Park entrances are open around the clock, every day of the year.
Henry W. Coe State Park
In an effort to prevent visitation surges and help stop the spread of the coronavirus (COVID-19), State Parks has implemented the following safety measures to date:
- Closed some parks, meaning all trails and restrooms within these parks are closed.
- Closed vehicular access at remaining parks, including for off-highway vehicle riding.
- Closed all campgrounds, museums and visitor centers.
- Cancelled all events.
A list of closures is available online at parks.ca.gov/FlattenTheCurve. The list is dynamic and updated on a regular basis.
Coe Park is the largest state park in northern California of wild open spaces. The terrain of the park is rugged, varied and beautiful, with lofty ridges and steep canyons.
Once the home of Ohlone Indians, the park is now home to a fascinating variety of plants and animals, including the elusive Mountain Lion. Within Coe Park are the headwaters of Coyote Creek, long stretches of Pacheco and Orestimba creeks and a wilderness area.
The park is open year-round for hikers, mountain bikers, backpackers, equestrians, car campers, picnickers, photographers, and people who simply like to visit parks.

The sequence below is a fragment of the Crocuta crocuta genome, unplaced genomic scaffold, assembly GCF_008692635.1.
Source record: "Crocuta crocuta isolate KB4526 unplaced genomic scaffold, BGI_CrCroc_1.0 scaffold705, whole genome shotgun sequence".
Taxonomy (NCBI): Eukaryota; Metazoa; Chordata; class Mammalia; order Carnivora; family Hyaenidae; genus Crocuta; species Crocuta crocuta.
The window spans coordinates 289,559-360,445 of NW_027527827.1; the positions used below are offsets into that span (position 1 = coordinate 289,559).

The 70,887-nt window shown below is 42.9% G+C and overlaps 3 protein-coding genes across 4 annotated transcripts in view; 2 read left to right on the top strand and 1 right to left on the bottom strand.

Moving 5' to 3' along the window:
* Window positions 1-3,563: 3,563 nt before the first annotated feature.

As of November 27, 2019 wood or charcoal campfires are allowed in provided fire rings at the main campground and Manzanita Point Group Camp. You must bring your own wood to burn. Gathering of any wood, leaves or other materials to burn is strictly prohibited. Tickets will be issued to those collecting wood, leaves or materials to burn. Ground Fires are never allowed at the park.
Dogs are allowed in the Coe Ranch campground, paved roads and one trail that connects the Visitor Center to the parking lot off of E. Dunne Ave. Dogs are not allowed at Manzanita Point, Blue Oak Horse Camp, and Poverty Flat Group Campsites. Dogs are also not allowed at the Hunting Hollow or Dowdy Ranch entrances or on any other trails within the park.